Visit the Book Concierge, NPR’s guide to 2017 great reads. Explore more than 350 books that NPR staff and critics loved this year. As a bonus, the Lopez Library has many of the books on display. They’re waiting for you at the library!
The Lopez Island Library is creating a writing program called Lopez Writes. This is modeled off of the very successful Seattle Public Library writing program. Help us tailor the program to fit Lopez Island! The program will begin in January 2018.
Please take our survey here:
Make your holiday cards at the library! Drop by the community room between 12pm and 4pm. For your entertainment, holiday films will play on the big screen. We provide card-making and collage supplies, you bring your creativity! Feel free to bring your own supplies to share. Hot cocoa and treats provided.
Your Lopez Island Library is thrilled to receive a STAR Library distinction for the 8th year in a row. Only three libraries in Washington State were selected for this national award: Seattle Public, King County, and your Lopez Island Library.
STAR Libraries are selected through the Library Journal Index of Public Library Service which is sponsored by Baker & Taylor’s Bibliostat. Eligible libraries are grouped by total operating expenditures and then, within each of those groups, rated based on how their five measures compare to the peer group’s means (or averages) of these five measures: library visits, circulation, program attendance, and public Internet terminal use—and, now, electronic circulation.
The Lopez Library’s director Lou Pray, its staff and library board are honored to receive this distinction along with advocates like the Friends of the Lopez Library, our wonderful dedicated volunteers and certainly the terrific Lopez Island community. We are all STARs!
Train enthusiasts and history buffs are invited to a special presentation on Tuesday, December 5th at 4pm in the Lopez Library Community Room. Charles Givens will talk about his new book “From Main Lines to Logging Lines.”
Charles Givens is a lifelong learner who retired with his wife, Nancy, after a varied career as a mechanical draftsman, industrial photographer, printer and publisher, and model railroad retail business owner. The magazine he co-founded, The Narrow Gauge and Short Line Gazette, is still going strong today. His interest in trains and photography led to a passion for history and then for the environment.
Sponsored by the Friends of the Lopez Library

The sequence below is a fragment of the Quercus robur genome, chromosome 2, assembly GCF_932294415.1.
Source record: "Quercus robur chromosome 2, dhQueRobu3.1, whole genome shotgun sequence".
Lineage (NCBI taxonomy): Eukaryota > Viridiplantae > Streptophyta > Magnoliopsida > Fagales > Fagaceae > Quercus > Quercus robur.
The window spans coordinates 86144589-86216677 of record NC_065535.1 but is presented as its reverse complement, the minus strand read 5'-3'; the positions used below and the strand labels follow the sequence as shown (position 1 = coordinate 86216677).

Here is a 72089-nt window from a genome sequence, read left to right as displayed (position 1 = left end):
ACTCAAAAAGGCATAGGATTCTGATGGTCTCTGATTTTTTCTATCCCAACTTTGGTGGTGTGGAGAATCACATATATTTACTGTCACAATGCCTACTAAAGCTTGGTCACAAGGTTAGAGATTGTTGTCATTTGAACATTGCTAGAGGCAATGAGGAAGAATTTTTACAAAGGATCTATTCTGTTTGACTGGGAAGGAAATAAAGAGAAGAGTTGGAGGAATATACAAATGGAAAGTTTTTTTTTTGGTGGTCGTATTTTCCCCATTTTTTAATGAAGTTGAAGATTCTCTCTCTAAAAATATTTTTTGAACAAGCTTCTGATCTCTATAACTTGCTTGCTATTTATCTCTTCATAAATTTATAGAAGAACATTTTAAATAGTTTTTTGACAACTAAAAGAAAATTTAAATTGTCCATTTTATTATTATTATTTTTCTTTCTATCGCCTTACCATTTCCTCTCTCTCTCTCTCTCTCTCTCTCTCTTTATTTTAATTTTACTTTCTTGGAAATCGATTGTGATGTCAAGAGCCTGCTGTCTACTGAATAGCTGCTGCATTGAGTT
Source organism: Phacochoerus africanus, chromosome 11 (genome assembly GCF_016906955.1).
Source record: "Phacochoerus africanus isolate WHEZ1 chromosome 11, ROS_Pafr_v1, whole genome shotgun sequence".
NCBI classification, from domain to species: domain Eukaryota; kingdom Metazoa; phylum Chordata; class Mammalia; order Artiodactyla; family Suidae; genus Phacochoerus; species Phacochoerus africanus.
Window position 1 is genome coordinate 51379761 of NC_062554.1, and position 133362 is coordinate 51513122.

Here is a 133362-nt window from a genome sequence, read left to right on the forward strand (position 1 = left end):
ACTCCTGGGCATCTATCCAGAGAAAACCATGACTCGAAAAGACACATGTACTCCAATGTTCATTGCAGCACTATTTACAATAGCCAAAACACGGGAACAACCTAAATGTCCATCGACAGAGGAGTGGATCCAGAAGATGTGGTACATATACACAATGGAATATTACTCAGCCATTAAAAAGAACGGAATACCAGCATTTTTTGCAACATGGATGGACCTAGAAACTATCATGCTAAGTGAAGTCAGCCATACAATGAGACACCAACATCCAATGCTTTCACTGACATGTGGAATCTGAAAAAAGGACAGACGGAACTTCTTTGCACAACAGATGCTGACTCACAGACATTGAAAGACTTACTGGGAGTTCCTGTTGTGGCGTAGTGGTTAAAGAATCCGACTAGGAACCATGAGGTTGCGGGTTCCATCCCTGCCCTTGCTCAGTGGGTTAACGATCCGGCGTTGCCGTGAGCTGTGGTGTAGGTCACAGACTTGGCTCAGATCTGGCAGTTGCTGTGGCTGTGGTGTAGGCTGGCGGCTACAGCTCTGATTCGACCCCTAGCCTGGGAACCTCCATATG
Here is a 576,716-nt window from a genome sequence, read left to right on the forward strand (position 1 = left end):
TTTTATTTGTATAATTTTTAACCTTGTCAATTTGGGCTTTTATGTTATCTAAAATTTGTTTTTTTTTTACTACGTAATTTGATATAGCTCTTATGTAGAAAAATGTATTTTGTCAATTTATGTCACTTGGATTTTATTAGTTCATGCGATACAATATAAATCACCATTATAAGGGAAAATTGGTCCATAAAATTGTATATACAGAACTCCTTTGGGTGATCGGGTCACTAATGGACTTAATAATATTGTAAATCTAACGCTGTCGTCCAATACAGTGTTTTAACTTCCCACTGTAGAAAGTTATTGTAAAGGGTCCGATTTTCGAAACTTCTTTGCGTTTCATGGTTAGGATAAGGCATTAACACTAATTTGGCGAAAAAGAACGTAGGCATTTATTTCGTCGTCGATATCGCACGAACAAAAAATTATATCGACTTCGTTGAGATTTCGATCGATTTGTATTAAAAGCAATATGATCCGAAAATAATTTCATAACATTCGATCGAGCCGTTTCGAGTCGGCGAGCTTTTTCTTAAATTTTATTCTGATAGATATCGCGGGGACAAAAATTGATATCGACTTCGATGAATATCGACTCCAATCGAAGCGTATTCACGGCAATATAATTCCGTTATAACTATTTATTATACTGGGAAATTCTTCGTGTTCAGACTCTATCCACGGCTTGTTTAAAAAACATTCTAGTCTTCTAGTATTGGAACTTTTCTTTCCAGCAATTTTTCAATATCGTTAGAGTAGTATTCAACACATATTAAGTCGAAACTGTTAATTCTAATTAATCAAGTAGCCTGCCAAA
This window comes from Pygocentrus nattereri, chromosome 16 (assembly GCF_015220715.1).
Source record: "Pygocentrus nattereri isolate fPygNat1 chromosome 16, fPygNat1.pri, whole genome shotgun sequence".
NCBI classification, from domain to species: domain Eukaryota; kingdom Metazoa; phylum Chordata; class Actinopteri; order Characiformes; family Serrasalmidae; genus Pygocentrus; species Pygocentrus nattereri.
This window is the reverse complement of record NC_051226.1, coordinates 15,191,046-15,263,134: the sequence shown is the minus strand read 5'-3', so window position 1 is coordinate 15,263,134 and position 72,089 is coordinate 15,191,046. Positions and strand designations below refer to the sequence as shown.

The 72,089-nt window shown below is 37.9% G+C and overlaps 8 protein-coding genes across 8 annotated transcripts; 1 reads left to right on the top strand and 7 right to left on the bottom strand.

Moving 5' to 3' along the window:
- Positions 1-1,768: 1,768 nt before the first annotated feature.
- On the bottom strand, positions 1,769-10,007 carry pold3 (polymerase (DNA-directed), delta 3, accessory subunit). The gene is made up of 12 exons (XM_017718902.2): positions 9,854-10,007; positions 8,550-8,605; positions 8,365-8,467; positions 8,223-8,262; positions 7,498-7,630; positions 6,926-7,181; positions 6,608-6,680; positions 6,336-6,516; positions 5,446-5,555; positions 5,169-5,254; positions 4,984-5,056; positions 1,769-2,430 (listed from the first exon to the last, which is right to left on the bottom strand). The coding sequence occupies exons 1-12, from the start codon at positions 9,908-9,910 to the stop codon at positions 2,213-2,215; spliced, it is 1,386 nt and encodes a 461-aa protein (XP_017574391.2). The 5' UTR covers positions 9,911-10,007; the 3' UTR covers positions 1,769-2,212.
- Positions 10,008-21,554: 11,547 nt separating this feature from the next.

The Lopez Island Library celebrates the release of local author Gretchen K. Wing’s latest Young Adult novel Altitude with a book launch on Saturday, December 2nd at 4pm in the community room. This is the third and final book in her popular Flying Burgowski series. When she is not writing from her home on the south end of Lopez Island, Gretchen can be found baking at Holly B’s Bakery and performing as a singer/songwriter. Gretchen is a former high school English and history teacher. The Lopez Island Library caught up with Gretchen to ask her a few questions about her writing process.
LIL: Where did you get your idea for the Flying Burgowski series?
GW: The character of Jocelyn Burgowski, a girl who can fly, simply came to me about a dozen years ago, name and all. I had not planned to write a Young Adult novel–let alone a series–but since my main character was clearly a teen, well…okay then! I’ve long been intrigued with the idea of people with special powers living otherwise normal lives, lives in which their special powers might be as much a curse as a blessing. Even deeper than that, since I was a little girl I’ve longed to fly.
LIL: What is your writing process like?
GW: I’m a morning writer. When I wrote the first book I was still teaching public high school in Tacoma, and I had to leave for work at 6:30. That meant writing very early, like five, which I hated, because I’d just be getting going when it was time to stop. I was thrilled to give that schedule up when we moved to Lopez, and that is also the major reason I did not keep on teaching here. I wanted to honor my writing and give it the time it most wanted, which turns out to be a chunk from around seven or eight to noon. My Muse takes an afternoon nap, so I’m not much good then.
LIL: What do you love about writing Young Adult novels?
GW: What I love about writing Young Adult novels is staying connected with the mind of a teenager. I miss interacting with my students more than anything else about teaching, and my own kids have long since quit being teenagers. Teens are more vibrant and dynamic than your average human. [They’re] also more dramatic and lots of fun for a writer; less so, sometimes, for the teens themselves.
The Lopez Island Library supports local authors. Stay tuned for the library’s 2018 Lopez Writes program, a series of free workshops and events designed to connect and engage local writers at all stages of the writing, editing, and publishing process.
The Friends of the Library will be holding a small dedication ceremony in honor of Nancy Givens. The new musical instrument cabinet,designed by Sam Bernardi and built by Steve Sovelove,is funded by donations to the Friends of the Library. Please join us at 4pm on November 25, Saturday at the library to celebrate Nancy’s contributions